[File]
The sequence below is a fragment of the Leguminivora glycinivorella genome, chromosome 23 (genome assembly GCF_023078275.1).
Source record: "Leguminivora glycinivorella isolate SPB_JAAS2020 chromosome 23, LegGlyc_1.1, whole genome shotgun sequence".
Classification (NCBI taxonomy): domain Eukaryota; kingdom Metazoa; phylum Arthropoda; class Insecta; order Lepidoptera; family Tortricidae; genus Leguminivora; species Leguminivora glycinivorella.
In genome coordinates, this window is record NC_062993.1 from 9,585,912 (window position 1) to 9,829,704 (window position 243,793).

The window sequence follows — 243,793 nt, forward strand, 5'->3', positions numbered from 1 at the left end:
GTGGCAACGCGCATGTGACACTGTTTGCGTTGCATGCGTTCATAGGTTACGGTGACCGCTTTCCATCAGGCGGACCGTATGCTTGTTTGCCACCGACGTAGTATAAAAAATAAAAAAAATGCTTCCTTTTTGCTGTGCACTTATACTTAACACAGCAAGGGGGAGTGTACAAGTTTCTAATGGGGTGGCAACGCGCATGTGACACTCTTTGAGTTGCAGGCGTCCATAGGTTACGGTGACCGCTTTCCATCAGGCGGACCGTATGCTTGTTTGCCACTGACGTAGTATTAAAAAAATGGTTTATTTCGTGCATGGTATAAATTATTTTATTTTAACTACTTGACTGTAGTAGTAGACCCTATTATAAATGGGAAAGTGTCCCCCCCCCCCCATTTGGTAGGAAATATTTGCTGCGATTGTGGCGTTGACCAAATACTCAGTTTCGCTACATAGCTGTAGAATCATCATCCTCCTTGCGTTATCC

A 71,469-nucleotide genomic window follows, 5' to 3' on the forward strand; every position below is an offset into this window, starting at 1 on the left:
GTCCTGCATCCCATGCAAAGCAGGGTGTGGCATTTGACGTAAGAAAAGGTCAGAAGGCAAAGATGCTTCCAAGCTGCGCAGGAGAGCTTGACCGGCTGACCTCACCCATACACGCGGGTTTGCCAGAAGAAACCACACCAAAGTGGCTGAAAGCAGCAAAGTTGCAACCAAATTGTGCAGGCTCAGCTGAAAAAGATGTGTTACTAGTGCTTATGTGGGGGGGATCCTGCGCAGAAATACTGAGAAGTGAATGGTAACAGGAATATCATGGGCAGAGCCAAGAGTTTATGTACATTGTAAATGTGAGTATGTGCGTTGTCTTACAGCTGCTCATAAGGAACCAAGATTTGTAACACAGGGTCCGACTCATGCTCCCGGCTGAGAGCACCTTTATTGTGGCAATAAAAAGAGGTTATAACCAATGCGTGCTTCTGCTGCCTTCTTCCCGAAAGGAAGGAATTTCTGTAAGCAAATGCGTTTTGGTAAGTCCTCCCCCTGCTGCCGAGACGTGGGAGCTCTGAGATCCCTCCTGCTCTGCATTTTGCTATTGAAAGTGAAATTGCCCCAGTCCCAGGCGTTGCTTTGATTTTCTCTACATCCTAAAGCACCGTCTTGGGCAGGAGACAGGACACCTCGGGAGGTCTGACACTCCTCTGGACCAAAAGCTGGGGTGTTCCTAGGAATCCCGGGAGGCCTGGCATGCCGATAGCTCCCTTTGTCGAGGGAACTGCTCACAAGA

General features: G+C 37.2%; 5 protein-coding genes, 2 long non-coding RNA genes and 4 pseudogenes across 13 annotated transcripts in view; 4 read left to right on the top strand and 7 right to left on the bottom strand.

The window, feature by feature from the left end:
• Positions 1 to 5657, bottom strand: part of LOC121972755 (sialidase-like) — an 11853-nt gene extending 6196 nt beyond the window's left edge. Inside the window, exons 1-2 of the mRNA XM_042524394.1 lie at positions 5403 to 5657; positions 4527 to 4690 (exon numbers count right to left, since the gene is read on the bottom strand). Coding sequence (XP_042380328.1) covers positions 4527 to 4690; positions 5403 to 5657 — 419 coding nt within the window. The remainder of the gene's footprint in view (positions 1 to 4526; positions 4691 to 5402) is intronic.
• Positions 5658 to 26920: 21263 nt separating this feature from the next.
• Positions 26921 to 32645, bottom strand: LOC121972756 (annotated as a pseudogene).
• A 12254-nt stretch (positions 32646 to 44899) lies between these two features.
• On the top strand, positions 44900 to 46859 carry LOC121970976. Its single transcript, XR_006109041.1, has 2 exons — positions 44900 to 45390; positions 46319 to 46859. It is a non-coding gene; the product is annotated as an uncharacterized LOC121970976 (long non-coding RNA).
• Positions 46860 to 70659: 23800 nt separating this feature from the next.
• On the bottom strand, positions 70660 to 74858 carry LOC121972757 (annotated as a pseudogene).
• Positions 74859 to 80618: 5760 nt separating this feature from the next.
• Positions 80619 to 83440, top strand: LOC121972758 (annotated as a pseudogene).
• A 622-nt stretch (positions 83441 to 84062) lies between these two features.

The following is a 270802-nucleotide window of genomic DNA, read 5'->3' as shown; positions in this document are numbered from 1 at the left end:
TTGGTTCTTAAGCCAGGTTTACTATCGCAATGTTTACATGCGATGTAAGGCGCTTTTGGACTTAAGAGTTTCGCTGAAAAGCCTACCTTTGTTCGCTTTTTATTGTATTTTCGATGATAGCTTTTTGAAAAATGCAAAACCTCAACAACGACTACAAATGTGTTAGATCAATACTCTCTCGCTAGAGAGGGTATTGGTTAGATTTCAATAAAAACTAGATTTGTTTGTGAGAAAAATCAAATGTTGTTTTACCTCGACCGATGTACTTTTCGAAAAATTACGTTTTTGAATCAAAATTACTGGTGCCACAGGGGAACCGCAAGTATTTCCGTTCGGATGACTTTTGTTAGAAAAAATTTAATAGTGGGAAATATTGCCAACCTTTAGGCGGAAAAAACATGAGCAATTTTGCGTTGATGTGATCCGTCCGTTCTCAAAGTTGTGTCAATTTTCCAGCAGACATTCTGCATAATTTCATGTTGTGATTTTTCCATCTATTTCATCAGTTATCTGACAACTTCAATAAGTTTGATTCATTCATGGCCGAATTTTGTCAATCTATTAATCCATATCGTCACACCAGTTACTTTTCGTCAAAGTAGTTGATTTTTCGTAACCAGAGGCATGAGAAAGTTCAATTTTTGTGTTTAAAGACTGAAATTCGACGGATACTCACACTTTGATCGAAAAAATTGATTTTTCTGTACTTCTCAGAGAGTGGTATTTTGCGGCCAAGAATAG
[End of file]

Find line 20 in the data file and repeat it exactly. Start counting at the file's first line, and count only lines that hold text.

• A 622-nt stretch (positions 83441 to 84062) lies between these two features.